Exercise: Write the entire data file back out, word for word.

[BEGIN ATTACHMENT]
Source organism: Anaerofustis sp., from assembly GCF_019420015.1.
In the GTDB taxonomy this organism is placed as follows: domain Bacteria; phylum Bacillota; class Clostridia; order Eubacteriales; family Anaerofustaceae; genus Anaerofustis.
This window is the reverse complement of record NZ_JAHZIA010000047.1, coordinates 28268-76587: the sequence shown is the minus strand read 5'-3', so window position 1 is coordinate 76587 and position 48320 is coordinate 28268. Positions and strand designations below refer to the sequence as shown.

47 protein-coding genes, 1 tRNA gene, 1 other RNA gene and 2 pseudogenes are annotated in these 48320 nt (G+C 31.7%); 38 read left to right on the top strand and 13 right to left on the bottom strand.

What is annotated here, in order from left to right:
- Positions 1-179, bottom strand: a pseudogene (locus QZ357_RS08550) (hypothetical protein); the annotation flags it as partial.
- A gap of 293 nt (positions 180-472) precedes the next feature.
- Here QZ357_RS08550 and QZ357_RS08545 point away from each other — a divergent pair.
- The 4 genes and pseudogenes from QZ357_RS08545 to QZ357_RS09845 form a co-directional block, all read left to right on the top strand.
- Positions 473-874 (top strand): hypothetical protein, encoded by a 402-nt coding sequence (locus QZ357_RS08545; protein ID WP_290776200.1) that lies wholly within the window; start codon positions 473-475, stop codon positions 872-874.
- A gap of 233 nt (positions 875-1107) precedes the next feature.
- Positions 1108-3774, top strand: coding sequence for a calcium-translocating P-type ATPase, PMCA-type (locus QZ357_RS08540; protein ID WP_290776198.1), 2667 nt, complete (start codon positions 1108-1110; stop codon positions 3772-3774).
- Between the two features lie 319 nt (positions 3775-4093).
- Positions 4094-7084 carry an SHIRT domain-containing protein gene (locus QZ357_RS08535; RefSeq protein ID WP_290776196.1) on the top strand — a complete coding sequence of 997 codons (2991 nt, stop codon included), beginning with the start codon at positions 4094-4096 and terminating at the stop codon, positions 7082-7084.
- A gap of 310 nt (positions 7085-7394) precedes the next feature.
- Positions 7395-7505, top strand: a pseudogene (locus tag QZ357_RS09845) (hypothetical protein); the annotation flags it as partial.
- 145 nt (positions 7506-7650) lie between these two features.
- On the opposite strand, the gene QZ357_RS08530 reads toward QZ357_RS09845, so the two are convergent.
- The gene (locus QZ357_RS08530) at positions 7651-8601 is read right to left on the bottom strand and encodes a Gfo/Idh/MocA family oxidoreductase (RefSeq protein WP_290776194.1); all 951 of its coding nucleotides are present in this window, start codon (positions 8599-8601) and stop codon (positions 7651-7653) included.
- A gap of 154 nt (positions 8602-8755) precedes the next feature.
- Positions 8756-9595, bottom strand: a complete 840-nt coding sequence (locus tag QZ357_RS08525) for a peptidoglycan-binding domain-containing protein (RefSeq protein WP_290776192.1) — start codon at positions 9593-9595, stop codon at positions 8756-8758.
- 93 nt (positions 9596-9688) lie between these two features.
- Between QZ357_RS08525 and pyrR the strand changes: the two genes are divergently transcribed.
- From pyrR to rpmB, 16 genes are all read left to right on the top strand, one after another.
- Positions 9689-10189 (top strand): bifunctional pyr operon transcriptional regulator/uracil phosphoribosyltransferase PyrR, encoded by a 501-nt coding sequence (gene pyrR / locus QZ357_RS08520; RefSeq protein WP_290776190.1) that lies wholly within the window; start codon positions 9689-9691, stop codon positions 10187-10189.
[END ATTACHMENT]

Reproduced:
Source organism: Anaerofustis sp., from assembly GCF_019420015.1.
In the GTDB taxonomy this organism is placed as follows: domain Bacteria; phylum Bacillota; class Clostridia; order Eubacteriales; family Anaerofustaceae; genus Anaerofustis.
This window is the reverse complement of record NZ_JAHZIA010000047.1, coordinates 28268-76587: the sequence shown is the minus strand read 5'-3', so window position 1 is coordinate 76587 and position 48320 is coordinate 28268. Positions and strand designations below refer to the sequence as shown.

47 protein-coding genes, 1 tRNA gene, 1 other RNA gene and 2 pseudogenes are annotated in these 48320 nt (G+C 31.7%); 38 read left to right on the top strand and 13 right to left on the bottom strand.

What is annotated here, in order from left to right:
- Positions 1-179, bottom strand: a pseudogene (locus QZ357_RS08550) (hypothetical protein); the annotation flags it as partial.
- A gap of 293 nt (positions 180-472) precedes the next feature.
- Here QZ357_RS08550 and QZ357_RS08545 point away from each other — a divergent pair.
- The 4 genes and pseudogenes from QZ357_RS08545 to QZ357_RS09845 form a co-directional block, all read left to right on the top strand.
- Positions 473-874 (top strand): hypothetical protein, encoded by a 402-nt coding sequence (locus QZ357_RS08545; protein ID WP_290776200.1) that lies wholly within the window; start codon positions 473-475, stop codon positions 872-874.
- A gap of 233 nt (positions 875-1107) precedes the next feature.
- Positions 1108-3774, top strand: coding sequence for a calcium-translocating P-type ATPase, PMCA-type (locus QZ357_RS08540; protein ID WP_290776198.1), 2667 nt, complete (start codon positions 1108-1110; stop codon positions 3772-3774).
- Between the two features lie 319 nt (positions 3775-4093).
- Positions 4094-7084 carry an SHIRT domain-containing protein gene (locus QZ357_RS08535; RefSeq protein ID WP_290776196.1) on the top strand — a complete coding sequence of 997 codons (2991 nt, stop codon included), beginning with the start codon at positions 4094-4096 and terminating at the stop codon, positions 7082-7084.
- A gap of 310 nt (positions 7085-7394) precedes the next feature.
- Positions 7395-7505, top strand: a pseudogene (locus tag QZ357_RS09845) (hypothetical protein); the annotation flags it as partial.
- 145 nt (positions 7506-7650) lie between these two features.
- On the opposite strand, the gene QZ357_RS08530 reads toward QZ357_RS09845, so the two are convergent.
- The gene (locus QZ357_RS08530) at positions 7651-8601 is read right to left on the bottom strand and encodes a Gfo/Idh/MocA family oxidoreductase (RefSeq protein WP_290776194.1); all 951 of its coding nucleotides are present in this window, start codon (positions 8599-8601) and stop codon (positions 7651-7653) included.
- A gap of 154 nt (positions 8602-8755) precedes the next feature.
- Positions 8756-9595, bottom strand: a complete 840-nt coding sequence (locus tag QZ357_RS08525) for a peptidoglycan-binding domain-containing protein (RefSeq protein WP_290776192.1) — start codon at positions 9593-9595, stop codon at positions 8756-8758.
- 93 nt (positions 9596-9688) lie between these two features.
- Between QZ357_RS08525 and pyrR the strand changes: the two genes are divergently transcribed.
- From pyrR to rpmB, 16 genes are all read left to right on the top strand, one after another.
- Positions 9689-10189 (top strand): bifunctional pyr operon transcriptional regulator/uracil phosphoribosyltransferase PyrR, encoded by a 501-nt coding sequence (gene pyrR / locus QZ357_RS08520; RefSeq protein WP_290776190.1) that lies wholly within the window; start codon positions 9689-9691, stop codon positions 10187-10189.